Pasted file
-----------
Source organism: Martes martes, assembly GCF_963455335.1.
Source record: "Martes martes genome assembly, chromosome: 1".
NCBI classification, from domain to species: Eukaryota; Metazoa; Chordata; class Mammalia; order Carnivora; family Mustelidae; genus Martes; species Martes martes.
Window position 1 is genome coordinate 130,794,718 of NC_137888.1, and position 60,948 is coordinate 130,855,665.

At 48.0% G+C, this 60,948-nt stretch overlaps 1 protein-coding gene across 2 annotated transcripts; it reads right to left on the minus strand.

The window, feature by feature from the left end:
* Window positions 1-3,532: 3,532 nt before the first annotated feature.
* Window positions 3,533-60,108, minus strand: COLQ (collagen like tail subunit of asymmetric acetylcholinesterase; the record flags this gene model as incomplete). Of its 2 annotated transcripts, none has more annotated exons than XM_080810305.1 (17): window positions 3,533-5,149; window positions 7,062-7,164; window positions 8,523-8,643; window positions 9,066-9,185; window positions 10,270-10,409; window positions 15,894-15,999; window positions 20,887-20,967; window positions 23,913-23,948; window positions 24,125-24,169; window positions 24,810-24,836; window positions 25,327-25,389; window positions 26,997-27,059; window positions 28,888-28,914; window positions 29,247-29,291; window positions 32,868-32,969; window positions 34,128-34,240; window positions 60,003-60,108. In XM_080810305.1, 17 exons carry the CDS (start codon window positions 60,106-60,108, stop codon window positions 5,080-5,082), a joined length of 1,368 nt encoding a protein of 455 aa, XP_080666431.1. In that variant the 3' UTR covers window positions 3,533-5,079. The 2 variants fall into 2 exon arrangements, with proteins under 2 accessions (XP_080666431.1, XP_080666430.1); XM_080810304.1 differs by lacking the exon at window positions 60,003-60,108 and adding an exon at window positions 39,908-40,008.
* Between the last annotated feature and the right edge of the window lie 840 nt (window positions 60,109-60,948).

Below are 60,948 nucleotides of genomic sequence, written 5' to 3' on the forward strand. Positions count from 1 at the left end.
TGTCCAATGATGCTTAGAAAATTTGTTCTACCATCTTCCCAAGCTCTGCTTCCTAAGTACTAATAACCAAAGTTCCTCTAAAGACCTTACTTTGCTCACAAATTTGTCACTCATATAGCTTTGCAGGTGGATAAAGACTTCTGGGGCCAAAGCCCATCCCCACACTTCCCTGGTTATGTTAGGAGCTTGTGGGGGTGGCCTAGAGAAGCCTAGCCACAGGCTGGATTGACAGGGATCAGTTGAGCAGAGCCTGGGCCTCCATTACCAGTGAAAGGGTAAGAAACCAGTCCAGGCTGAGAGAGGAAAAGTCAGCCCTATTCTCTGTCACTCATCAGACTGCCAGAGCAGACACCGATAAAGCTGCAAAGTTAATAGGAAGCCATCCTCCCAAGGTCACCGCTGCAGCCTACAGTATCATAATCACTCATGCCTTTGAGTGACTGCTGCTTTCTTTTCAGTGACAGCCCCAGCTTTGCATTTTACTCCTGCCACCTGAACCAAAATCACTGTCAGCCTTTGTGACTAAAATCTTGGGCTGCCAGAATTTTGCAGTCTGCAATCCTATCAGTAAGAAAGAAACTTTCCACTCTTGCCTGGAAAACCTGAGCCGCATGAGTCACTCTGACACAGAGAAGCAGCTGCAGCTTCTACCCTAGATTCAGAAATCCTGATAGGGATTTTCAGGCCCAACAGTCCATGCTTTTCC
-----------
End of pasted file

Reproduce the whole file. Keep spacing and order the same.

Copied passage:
Source organism: Martes martes, assembly GCF_963455335.1.
Source record: "Martes martes genome assembly, chromosome: 1".
NCBI classification, from domain to species: Eukaryota; Metazoa; Chordata; class Mammalia; order Carnivora; family Mustelidae; genus Martes; species Martes martes.
Window position 1 is genome coordinate 130,794,718 of NC_137888.1, and position 60,948 is coordinate 130,855,665.

At 48.0% G+C, this 60,948-nt stretch overlaps 1 protein-coding gene across 2 annotated transcripts; it reads right to left on the minus strand.

The window, feature by feature from the left end:
* Window positions 1-3,532: 3,532 nt before the first annotated feature.
* Window positions 3,533-60,108, minus strand: COLQ (collagen like tail subunit of asymmetric acetylcholinesterase; the record flags this gene model as incomplete). Of its 2 annotated transcripts, none has more annotated exons than XM_080810305.1 (17): window positions 3,533-5,149; window positions 7,062-7,164; window positions 8,523-8,643; window positions 9,066-9,185; window positions 10,270-10,409; window positions 15,894-15,999; window positions 20,887-20,967; window positions 23,913-23,948; window positions 24,125-24,169; window positions 24,810-24,836; window positions 25,327-25,389; window positions 26,997-27,059; window positions 28,888-28,914; window positions 29,247-29,291; window positions 32,868-32,969; window positions 34,128-34,240; window positions 60,003-60,108. In XM_080810305.1, 17 exons carry the CDS (start codon window positions 60,106-60,108, stop codon window positions 5,080-5,082), a joined length of 1,368 nt encoding a protein of 455 aa, XP_080666431.1. In that variant the 3' UTR covers window positions 3,533-5,079. The 2 variants fall into 2 exon arrangements, with proteins under 2 accessions (XP_080666431.1, XP_080666430.1); XM_080810304.1 differs by lacking the exon at window positions 60,003-60,108 and adding an exon at window positions 39,908-40,008.
* Between the last annotated feature and the right edge of the window lie 840 nt (window positions 60,109-60,948).

Below are 60,948 nucleotides of genomic sequence, written 5' to 3' on the forward strand. Positions count from 1 at the left end.
TGTCCAATGATGCTTAGAAAATTTGTTCTACCATCTTCCCAAGCTCTGCTTCCTAAGTACTAATAACCAAAGTTCCTCTAAAGACCTTACTTTGCTCACAAATTTGTCACTCATATAGCTTTGCAGGTGGATAAAGACTTCTGGGGCCAAAGCCCATCCCCACACTTCCCTGGTTATGTTAGGAGCTTGTGGGGGTGGCCTAGAGAAGCCTAGCCACAGGCTGGATTGACAGGGATCAGTTGAGCAGAGCCTGGGCCTCCATTACCAGTGAAAGGGTAAGAAACCAGTCCAGGCTGAGAGAGGAAAAGTCAGCCCTATTCTCTGTCACTCATCAGACTGCCAGAGCAGACACCGATAAAGCTGCAAAGTTAATAGGAAGCCATCCTCCCAAGGTCACCGCTGCAGCCTACAGTATCATAATCACTCATGCCTTTGAGTGACTGCTGCTTTCTTTTCAGTGACAGCCCCAGCTTTGCATTTTACTCCTGCCACCTGAACCAAAATCACTGTCAGCCTTTGTGACTAAAATCTTGGGCTGCCAGAATTTTGCAGTCTGCAATCCTATCAGTAAGAAAGAAACTTTCCACTCTTGCCTGGAAAACCTGAGCCGCATGAGTCACTCTGACACAGAGAAGCAGCTGCAGCTTCTACCCTAGATTCAGAAATCCTGATAGGGATTTTCAGGCCCAACAGTCCATGCTTTTCC